• Jean Cuvelier, prefect, Vélines
  • Dominique Cuvelier, executive, Paris

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Cuvelier Family Crest Products


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Cuvelier Family Crest Products




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See Also


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See Also




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Citations


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Citations



    Other References

    1. Browning, Charles H. Americans of Royal Descent. Baltimore: Genealogical Publishing. Print.
    2. Conrad, Glenn R. The First Families of Louisiana. Baton Rouge LA: Claitor's Publishing, 1970. Print.
    3. Egle, William Henry. Pennsylvania Genealogies Scotch-Irish and German. Harrisburg: L.S. Hart, 1886. Print.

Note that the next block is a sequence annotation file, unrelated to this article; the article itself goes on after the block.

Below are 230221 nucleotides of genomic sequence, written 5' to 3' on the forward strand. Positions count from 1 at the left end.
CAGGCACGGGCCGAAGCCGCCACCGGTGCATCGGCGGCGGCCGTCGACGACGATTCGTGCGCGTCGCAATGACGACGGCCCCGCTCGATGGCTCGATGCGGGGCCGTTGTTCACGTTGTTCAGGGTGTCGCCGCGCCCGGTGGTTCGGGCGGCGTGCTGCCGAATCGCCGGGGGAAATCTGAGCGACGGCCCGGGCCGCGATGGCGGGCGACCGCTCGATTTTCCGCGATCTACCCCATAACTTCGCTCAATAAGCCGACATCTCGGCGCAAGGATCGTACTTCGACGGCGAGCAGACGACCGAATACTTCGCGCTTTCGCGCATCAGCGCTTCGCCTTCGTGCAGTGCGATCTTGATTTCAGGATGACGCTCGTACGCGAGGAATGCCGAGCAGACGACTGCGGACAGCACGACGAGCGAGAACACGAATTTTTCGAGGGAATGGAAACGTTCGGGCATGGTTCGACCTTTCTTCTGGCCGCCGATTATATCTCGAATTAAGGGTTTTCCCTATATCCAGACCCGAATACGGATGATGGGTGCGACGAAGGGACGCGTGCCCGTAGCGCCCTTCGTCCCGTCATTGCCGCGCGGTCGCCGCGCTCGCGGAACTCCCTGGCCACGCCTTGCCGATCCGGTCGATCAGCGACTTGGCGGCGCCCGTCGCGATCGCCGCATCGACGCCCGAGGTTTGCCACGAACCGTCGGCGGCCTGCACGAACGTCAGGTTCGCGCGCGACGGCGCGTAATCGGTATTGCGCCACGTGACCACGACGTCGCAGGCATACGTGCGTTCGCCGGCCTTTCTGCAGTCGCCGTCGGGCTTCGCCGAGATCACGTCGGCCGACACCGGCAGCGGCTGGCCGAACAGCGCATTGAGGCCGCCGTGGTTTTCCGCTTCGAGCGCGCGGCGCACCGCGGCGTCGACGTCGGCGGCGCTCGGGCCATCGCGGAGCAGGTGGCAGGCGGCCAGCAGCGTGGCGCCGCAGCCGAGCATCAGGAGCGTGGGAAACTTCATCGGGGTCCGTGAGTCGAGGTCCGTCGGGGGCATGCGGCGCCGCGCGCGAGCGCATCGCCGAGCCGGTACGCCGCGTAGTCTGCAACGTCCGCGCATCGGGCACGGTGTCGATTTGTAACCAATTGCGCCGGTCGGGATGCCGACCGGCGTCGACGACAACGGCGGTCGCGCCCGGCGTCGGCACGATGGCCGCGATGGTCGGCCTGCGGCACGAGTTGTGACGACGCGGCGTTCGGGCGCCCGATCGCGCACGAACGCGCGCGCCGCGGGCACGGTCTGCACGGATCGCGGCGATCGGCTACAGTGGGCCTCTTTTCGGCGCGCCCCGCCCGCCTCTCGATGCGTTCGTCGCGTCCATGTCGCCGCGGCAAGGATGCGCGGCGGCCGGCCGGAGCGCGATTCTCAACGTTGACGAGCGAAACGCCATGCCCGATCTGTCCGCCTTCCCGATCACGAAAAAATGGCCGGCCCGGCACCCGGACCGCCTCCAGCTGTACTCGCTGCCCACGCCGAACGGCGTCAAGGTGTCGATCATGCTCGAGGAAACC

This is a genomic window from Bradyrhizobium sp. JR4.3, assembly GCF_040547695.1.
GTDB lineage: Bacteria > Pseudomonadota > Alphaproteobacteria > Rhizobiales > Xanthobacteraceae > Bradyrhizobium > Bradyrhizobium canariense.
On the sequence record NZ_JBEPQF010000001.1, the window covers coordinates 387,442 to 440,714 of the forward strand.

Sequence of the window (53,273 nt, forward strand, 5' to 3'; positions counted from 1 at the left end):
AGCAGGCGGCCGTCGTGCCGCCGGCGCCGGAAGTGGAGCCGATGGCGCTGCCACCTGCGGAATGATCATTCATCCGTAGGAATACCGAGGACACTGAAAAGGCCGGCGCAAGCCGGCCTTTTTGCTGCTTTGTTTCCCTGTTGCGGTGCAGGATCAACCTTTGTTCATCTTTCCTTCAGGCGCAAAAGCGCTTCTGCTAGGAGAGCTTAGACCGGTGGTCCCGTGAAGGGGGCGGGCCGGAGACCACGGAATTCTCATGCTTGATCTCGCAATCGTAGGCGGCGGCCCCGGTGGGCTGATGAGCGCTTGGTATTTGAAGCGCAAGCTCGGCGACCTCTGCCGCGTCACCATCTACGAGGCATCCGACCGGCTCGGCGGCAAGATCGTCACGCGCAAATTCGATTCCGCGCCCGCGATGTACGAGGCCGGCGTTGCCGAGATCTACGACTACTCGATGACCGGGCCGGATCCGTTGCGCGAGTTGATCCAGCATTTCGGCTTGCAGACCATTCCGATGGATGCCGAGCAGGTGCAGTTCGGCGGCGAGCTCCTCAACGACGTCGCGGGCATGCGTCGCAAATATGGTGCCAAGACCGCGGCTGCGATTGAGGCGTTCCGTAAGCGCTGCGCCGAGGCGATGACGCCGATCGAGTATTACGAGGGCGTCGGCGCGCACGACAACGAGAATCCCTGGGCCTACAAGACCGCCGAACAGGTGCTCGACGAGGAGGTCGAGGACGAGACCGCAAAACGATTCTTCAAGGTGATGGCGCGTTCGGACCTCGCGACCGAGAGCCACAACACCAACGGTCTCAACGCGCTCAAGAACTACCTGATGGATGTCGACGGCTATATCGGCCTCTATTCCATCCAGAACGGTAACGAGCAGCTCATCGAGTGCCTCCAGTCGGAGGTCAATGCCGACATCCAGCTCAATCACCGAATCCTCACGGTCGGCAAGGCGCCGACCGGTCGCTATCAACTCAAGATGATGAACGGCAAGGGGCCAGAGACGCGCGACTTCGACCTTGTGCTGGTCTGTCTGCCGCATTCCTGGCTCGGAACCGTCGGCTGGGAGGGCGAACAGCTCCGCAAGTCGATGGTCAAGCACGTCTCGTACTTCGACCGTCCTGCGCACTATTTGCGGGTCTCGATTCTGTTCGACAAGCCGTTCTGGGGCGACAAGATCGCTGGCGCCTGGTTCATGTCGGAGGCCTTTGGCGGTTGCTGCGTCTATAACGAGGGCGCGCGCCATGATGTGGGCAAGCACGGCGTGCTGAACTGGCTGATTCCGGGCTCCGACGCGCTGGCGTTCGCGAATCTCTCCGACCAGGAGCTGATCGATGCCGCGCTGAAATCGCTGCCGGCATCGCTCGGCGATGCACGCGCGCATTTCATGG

4. de la Porte, A. Tresor Heraldique. Paris: F. Casterman, 1864. Print.
    5. Filby, P. William and Mary K Meyer. Passenger and Immigration Lists Index in Four Volumes. Detroit: Gale Research, 1985. Print. (ISBN 0-8103-1795-8).
    6. Rietstap, Johannes Baptist. Armorial Général. Baltimore: Genealogical Publishing Co. Print.
    7. Matthews, John. Matthews' American Armoury and Blue Book. London: John Matthews, 1911. Print.
    8. Colletta, John P. They Came In Ships. Salt Lake City: Ancestry, 1993. Print.
    9. Bentley, Elizabeth P. Passenger Arrivals at the Port of New York 1820-1829. Baltimore, Maryland: Genealogical Publishing Co., 1999. Print.
    10. Rupp, Daniel L. A Collection of Upwards of Thirty Thousand Names of German, Swiss, Dutch, French and Other Immigrants to Pennsylvania from 1727 to 1776. Baltimore. Print.
    11. ...

    The Cuvelier Family Crest was acquired from the Houseofnames.com archives. The Cuvelier Family Crest was drawn according to heraldic standards based on published blazons. We generally include the oldest published family crest once associated with each surname.

    This page was last modified on 19 November 2014 at 11:34.